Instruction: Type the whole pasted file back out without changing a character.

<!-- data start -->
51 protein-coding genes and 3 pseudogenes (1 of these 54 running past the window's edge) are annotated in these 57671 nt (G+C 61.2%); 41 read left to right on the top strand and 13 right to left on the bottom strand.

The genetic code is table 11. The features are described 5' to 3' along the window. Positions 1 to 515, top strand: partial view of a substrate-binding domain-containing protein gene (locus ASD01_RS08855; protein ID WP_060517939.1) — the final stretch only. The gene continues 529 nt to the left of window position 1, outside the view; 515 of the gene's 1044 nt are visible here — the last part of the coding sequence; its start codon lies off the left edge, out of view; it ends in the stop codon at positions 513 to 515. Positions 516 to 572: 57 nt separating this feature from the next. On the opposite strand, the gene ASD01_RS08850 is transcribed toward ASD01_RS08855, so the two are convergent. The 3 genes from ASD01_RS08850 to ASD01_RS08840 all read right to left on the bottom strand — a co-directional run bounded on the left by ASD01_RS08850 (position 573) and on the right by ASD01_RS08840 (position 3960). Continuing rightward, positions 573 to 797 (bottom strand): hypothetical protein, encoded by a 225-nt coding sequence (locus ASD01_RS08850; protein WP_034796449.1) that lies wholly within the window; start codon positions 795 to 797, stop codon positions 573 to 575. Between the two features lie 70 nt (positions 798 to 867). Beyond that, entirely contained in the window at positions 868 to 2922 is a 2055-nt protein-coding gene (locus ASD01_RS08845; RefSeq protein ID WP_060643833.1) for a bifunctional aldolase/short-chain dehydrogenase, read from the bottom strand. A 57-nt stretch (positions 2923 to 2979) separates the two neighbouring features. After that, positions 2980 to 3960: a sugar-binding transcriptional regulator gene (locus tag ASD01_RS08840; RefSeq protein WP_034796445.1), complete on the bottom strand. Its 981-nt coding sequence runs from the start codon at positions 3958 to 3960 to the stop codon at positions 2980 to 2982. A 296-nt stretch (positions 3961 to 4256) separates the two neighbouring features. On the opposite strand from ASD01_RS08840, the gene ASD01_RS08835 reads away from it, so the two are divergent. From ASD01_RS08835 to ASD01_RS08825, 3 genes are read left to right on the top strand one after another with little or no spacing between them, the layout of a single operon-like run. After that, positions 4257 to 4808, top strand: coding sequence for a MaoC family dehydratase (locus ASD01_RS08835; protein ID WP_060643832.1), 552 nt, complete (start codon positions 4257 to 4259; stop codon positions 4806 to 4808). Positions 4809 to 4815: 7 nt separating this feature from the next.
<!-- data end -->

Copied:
51 protein-coding genes and 3 pseudogenes (1 of these 54 running past the window's edge) are annotated in these 57671 nt (G+C 61.2%); 41 read left to right on the top strand and 13 right to left on the bottom strand.

The genetic code is table 11. The features are described 5' to 3' along the window. Positions 1 to 515, top strand: partial view of a substrate-binding domain-containing protein gene (locus ASD01_RS08855; protein ID WP_060517939.1) — the final stretch only. The gene continues 529 nt to the left of window position 1, outside the view; 515 of the gene's 1044 nt are visible here — the last part of the coding sequence; its start codon lies off the left edge, out of view; it ends in the stop codon at positions 513 to 515. Positions 516 to 572: 57 nt separating this feature from the next. On the opposite strand, the gene ASD01_RS08850 is transcribed toward ASD01_RS08855, so the two are convergent. The 3 genes from ASD01_RS08850 to ASD01_RS08840 all read right to left on the bottom strand — a co-directional run bounded on the left by ASD01_RS08850 (position 573) and on the right by ASD01_RS08840 (position 3960). Continuing rightward, positions 573 to 797 (bottom strand): hypothetical protein, encoded by a 225-nt coding sequence (locus ASD01_RS08850; protein WP_034796449.1) that lies wholly within the window; start codon positions 795 to 797, stop codon positions 573 to 575. Between the two features lie 70 nt (positions 798 to 867). Beyond that, entirely contained in the window at positions 868 to 2922 is a 2055-nt protein-coding gene (locus ASD01_RS08845; RefSeq protein ID WP_060643833.1) for a bifunctional aldolase/short-chain dehydrogenase, read from the bottom strand. A 57-nt stretch (positions 2923 to 2979) separates the two neighbouring features. After that, positions 2980 to 3960: a sugar-binding transcriptional regulator gene (locus tag ASD01_RS08840; RefSeq protein WP_034796445.1), complete on the bottom strand. Its 981-nt coding sequence runs from the start codon at positions 3958 to 3960 to the stop codon at positions 2980 to 2982. A 296-nt stretch (positions 3961 to 4256) separates the two neighbouring features. On the opposite strand from ASD01_RS08840, the gene ASD01_RS08835 reads away from it, so the two are divergent. From ASD01_RS08835 to ASD01_RS08825, 3 genes are read left to right on the top strand one after another with little or no spacing between them, the layout of a single operon-like run. After that, positions 4257 to 4808, top strand: coding sequence for a MaoC family dehydratase (locus ASD01_RS08835; protein ID WP_060643832.1), 552 nt, complete (start codon positions 4257 to 4259; stop codon positions 4806 to 4808). Positions 4809 to 4815: 7 nt separating this feature from the next.